Third, returning to our chart above, take today’s sector shares in the economy but assume that in the coming years the services economy could be lifted to the average productivity growth realized in the goods economy over the last 70 years. This would lift aggregate growth by around 80bps.
What is the World Economic Forum doing about digital trade?
What is the World Economic Forum doing about digital trade?
The Fourth Industrial Revolution – driven by rapid technological change and digitalization – has already had a profound impact on global trade, economic growth and social progress. Cross-border e-commerce has generated trillions of dollars in economic activity continues to accelerate and the ability of data to move across borders underpins new business models, boosting global GDP by 10% in the last decade alone.
The application of emerging technologies in trade looks to increase efficiency and inclusivity in global trade by enabling more small and medium enterprises (SMEs) to repeat its benefits and by closing the economic gap between developed and developing countries.
However, digital trade barriers including outdated regulations and fragmented governance of emerging technologies could potentially hamper these gains. We are leading the charge to apply 4IR technologies to make international trade more inclusive and efficient, ranging from enabling e-commerce and digital payments to designing norms and trade policies around emerging technologies (‘TradeTech’).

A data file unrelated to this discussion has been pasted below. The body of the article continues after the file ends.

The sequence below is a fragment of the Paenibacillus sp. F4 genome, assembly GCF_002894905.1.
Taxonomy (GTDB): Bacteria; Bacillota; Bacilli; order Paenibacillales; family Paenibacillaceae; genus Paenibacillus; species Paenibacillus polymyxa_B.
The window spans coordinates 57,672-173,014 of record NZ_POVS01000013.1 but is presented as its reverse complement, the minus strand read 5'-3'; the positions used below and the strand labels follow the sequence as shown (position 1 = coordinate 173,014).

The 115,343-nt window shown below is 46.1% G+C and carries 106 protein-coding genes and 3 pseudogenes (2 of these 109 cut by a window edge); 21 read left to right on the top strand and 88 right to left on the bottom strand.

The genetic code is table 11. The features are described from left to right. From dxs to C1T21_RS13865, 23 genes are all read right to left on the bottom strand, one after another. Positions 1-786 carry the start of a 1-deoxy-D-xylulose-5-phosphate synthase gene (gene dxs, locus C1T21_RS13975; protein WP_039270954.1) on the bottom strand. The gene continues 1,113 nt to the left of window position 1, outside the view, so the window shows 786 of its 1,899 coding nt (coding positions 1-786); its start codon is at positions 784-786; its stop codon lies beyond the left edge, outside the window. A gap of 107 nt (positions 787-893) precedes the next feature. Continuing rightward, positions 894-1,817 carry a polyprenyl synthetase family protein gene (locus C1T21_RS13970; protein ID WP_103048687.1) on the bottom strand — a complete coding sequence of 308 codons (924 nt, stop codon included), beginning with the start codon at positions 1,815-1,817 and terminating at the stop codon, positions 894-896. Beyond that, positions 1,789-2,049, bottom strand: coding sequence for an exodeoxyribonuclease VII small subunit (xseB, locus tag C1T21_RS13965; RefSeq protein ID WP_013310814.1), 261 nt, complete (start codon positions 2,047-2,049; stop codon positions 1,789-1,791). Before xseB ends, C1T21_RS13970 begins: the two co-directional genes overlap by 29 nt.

Four reality checks on firm-level potential
There are other reasons why large productivity boosts should be approached with caution. Microeconomic hurdles are easily overlooked in the face of the remarkable agility that consumers and firms have demonstrated during this crisis. We highlight four.
Parallelism ― when processes are duplicated. Consider online education and e-health, which are often cited as COVID-induced breakthroughs in service delivery. In both cases physical and virtual processes must now be run in parallel, adding a layer of cost for what is the same (and often worse) output. That points to lower, not higher, productivity. To unleash productivity growth, firms must find ways for additional cost to result in more valuable services or reach many more customers.